As for Russian behaviour, the great British historian Arnold Toynbee asked retrospectively:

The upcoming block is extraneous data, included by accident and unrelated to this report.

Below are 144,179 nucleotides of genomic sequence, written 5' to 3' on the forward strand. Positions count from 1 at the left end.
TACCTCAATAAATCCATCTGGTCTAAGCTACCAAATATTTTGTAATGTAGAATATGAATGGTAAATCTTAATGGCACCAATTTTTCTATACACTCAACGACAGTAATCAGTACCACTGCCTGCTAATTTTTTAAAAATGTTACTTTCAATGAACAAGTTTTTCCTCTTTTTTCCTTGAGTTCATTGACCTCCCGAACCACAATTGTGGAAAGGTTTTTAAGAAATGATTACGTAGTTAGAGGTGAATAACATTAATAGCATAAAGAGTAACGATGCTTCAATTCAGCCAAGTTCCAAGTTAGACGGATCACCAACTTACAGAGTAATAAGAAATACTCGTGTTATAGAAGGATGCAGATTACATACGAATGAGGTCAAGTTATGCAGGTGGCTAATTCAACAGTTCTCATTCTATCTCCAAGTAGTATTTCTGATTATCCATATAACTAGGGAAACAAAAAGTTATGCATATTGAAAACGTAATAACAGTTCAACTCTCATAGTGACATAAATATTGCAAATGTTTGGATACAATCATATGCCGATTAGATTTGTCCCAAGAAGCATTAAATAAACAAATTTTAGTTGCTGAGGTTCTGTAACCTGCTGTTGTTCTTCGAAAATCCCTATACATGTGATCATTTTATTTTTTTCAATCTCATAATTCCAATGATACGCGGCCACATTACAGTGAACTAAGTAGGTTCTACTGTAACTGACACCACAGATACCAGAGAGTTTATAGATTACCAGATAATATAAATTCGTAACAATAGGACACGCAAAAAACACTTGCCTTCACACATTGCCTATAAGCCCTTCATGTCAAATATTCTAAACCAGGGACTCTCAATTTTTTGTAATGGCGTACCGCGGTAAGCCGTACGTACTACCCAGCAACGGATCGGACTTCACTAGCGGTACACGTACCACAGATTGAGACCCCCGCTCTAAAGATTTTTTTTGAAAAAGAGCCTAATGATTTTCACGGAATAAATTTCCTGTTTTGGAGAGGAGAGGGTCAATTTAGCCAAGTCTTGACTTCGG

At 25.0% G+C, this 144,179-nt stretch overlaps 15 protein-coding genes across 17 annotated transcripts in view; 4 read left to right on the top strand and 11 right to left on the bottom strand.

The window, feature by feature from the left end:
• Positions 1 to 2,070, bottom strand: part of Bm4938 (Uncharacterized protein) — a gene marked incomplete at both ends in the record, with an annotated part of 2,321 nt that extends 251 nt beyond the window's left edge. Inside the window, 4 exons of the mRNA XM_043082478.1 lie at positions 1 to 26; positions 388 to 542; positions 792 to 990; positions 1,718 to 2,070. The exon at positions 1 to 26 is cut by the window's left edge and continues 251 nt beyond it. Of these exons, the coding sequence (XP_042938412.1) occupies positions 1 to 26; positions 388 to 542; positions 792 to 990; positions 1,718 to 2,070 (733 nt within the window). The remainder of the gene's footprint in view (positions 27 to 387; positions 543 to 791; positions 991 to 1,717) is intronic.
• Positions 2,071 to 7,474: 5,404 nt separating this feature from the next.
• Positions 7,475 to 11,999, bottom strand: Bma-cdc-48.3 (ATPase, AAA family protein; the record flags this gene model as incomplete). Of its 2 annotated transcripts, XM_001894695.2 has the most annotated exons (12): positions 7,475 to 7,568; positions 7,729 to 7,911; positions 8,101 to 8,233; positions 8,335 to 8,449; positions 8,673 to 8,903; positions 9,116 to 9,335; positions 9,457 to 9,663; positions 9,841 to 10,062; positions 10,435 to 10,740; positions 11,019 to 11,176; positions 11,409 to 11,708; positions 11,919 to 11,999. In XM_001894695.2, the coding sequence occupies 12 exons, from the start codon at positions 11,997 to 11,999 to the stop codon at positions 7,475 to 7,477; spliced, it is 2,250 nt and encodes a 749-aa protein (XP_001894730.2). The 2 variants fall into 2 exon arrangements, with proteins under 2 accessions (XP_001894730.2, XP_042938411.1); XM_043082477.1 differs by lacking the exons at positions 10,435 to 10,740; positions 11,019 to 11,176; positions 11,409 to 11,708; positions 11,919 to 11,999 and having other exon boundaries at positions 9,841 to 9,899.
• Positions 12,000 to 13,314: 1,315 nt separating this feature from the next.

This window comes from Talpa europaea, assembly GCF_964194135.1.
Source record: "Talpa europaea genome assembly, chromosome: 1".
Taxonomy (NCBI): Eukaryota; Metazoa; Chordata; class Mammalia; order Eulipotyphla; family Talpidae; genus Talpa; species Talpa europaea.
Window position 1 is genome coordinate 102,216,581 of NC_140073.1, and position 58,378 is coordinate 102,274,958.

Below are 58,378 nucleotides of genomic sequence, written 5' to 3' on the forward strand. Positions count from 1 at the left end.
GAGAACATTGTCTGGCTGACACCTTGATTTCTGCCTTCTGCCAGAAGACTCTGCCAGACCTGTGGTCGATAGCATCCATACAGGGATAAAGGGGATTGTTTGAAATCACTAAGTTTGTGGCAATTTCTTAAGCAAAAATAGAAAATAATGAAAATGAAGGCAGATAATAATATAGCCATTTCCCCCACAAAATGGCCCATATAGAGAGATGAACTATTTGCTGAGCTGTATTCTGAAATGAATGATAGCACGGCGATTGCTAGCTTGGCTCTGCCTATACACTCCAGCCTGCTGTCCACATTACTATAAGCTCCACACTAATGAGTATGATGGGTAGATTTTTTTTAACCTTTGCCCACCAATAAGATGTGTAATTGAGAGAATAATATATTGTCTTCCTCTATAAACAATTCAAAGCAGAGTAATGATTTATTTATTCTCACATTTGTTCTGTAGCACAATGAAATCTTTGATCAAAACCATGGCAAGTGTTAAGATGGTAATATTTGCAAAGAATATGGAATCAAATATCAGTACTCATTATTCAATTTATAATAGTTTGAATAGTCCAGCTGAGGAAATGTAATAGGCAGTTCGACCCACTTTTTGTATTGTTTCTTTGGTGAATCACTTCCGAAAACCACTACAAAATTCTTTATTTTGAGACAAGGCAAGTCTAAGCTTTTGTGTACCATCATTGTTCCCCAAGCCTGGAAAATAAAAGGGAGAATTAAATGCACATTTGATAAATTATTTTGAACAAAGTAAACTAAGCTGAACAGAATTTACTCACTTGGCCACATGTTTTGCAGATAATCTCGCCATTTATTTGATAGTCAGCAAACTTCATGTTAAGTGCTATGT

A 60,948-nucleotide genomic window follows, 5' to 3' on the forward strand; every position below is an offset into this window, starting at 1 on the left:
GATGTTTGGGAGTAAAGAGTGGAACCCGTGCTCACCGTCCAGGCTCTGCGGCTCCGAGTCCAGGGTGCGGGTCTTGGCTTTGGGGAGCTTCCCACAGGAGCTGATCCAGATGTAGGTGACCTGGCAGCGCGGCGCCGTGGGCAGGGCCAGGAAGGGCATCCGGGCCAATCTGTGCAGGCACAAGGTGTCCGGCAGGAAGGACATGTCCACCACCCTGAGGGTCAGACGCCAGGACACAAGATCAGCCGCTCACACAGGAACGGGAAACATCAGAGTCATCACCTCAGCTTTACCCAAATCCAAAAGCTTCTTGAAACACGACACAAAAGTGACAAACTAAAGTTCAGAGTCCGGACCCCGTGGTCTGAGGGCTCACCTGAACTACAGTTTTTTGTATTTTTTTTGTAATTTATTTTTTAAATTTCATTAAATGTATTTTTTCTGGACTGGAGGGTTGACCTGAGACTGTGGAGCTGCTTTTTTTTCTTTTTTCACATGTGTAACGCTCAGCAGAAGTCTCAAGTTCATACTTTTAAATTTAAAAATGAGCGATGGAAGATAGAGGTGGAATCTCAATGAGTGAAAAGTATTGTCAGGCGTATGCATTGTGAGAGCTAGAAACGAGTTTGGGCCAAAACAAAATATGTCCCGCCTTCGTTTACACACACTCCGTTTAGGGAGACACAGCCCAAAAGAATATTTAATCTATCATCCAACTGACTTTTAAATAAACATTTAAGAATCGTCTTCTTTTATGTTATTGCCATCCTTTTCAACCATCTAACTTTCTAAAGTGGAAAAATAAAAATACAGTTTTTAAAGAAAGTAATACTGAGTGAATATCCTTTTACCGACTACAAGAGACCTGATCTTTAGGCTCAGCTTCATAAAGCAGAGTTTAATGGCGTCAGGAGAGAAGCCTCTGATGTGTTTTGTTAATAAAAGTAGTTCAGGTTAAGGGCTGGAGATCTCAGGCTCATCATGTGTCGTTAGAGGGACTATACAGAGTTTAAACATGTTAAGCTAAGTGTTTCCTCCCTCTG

Why was it ... that, even before the Second World War had been won, the Soviet Union began to make a series of moves that progressively wore out the goodwill of her Western allies? Why did she provocatively deprive them of any effective voice in the postwar realignment of those East European countries in which the German occupation or ascendancy was liquidated by Russian arms? ... Why did the Soviet Government choose to flaunt their hostility to the United States so frankly in American faces? If the foremost aim of Russian policy had been to put the Americans on their guard against the Soviet Union and to goad them into militantly opposing Russian designs, the Russians could not have achieved this aim more successfully than by behaving as they did. Yet it was impossible to believe that this could really have been their purpose.'